The U.S. Air Force released this week its strategy for defending the United States and Canada from threats posed by Russia but also China and other adversaries as beefing up continental defences increasingly takes the centre stage in relations between Ottawa and Washington.
The strategy covers two separate but highly interlinked commands: the North American Aerospace Defence Command (NORAD), a binational U.S.-Canada command, and United States Northern Command (USNORTHCOM).
NORAD is responsible for three missions in defence of the U.S. and Canada: aerospace warning, aerospace control, and maritime warning.
USNORTHCOM is the U.S. geographic combatant command responsible for defence of the U.S. territory. U.S. Air Force Gen. Glen VanHerck commands both USNORTHCOM and NORAD. Royal Canadian Air Force Lt.-Gen. Alain Pelletier is NORAD’s deputy commander.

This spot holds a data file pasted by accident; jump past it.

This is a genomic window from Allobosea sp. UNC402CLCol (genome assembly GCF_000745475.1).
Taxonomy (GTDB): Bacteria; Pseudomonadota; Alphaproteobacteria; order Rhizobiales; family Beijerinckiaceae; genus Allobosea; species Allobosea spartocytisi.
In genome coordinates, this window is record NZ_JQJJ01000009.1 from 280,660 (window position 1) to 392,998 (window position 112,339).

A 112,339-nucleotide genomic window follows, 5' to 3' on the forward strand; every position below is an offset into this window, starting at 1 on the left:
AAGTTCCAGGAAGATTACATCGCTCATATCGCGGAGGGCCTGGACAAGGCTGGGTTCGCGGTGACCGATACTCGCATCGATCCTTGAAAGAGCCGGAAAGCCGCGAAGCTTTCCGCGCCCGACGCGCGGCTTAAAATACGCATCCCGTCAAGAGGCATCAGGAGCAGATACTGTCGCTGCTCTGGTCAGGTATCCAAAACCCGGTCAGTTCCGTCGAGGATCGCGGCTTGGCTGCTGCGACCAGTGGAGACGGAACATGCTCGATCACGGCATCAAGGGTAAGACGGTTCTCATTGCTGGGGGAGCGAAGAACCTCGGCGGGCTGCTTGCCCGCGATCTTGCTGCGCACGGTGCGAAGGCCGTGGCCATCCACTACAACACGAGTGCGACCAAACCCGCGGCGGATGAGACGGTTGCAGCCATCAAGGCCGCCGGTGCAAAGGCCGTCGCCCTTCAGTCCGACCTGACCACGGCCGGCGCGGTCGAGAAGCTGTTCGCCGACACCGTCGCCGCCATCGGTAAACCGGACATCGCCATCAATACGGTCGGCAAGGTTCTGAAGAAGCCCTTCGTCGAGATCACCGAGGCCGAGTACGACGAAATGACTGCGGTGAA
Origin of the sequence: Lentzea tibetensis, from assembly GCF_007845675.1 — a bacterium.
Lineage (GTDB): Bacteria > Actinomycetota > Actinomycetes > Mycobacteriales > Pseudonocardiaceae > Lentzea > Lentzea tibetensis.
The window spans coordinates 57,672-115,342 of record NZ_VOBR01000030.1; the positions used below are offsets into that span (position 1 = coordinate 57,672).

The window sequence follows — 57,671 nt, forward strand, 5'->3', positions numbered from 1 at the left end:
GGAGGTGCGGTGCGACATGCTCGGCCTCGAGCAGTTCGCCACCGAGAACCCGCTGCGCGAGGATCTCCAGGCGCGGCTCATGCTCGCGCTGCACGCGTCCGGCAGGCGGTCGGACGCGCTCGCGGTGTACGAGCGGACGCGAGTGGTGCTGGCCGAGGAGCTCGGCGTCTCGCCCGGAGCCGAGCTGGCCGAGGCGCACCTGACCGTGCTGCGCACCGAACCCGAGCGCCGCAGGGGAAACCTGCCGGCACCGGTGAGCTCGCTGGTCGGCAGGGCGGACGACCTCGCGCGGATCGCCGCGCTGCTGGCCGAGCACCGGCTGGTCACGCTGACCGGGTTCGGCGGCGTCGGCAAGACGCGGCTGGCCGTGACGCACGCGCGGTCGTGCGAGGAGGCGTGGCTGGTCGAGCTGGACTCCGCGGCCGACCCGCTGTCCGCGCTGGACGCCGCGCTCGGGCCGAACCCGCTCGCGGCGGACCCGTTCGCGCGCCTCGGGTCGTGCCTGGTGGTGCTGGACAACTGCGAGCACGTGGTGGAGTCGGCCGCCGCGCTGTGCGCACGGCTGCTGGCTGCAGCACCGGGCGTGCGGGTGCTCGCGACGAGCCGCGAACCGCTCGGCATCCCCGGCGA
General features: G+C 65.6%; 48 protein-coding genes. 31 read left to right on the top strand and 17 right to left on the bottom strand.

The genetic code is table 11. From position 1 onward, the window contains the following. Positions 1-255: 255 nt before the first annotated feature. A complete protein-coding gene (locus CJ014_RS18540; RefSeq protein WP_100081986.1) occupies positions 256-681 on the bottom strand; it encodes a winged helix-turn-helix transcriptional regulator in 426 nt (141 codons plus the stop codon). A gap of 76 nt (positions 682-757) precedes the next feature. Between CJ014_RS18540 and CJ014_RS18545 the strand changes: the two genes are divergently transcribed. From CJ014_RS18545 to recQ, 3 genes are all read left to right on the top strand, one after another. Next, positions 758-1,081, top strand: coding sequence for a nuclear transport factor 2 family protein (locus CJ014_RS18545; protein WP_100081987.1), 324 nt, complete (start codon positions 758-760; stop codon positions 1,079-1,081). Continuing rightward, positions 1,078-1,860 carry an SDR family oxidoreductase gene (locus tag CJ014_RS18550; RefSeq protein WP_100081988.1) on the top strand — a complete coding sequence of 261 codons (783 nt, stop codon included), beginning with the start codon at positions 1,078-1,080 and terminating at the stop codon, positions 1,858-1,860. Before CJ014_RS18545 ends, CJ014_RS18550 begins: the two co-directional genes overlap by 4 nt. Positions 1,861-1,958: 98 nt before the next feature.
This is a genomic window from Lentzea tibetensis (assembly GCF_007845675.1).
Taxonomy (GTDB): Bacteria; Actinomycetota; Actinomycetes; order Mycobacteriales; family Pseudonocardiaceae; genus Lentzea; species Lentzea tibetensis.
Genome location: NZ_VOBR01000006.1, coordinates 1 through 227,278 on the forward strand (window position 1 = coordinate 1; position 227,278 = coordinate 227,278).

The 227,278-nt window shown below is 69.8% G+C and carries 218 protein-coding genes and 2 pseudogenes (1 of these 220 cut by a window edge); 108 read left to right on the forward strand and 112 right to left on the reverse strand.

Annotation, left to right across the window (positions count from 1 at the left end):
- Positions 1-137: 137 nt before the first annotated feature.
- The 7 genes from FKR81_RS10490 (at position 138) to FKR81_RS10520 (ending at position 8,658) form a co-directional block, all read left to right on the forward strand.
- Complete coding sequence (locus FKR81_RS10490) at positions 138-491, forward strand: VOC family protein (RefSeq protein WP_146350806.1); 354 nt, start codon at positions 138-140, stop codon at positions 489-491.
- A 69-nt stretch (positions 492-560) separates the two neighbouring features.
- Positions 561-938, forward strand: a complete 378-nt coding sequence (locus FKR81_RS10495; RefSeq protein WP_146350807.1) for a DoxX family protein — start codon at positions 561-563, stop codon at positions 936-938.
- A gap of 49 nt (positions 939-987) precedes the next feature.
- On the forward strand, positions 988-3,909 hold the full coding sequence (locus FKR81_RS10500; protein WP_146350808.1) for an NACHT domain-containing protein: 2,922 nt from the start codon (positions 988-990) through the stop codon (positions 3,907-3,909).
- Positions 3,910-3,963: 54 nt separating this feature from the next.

“Over the last three decades, our nations’ competitors and potential adversaries have watched Canada and the United States and our way of deterring, competing, and conducting war,” the strategy reads.
“They have adapted and developed advanced capabilities in all domains challenging us at home and across the competition continuum, and holding at risk our people, our critical infrastructure, and our power projection capabilities.”
The ability by the U.S. and Canada to field a “capable and persistent defence at home” is a prerequisite to deterring future conflict, the strategy says.
“Our ability to deter in competition, de-escalate in crisis, and deny and defeat in conflict requires all-domain awareness, information dominance, and decision superiority,” the strategy reads.
“We must improve critical infrastructure resiliency, strengthen partnerships, and provide rapid
flexible options and decision space in support of civil authorities.”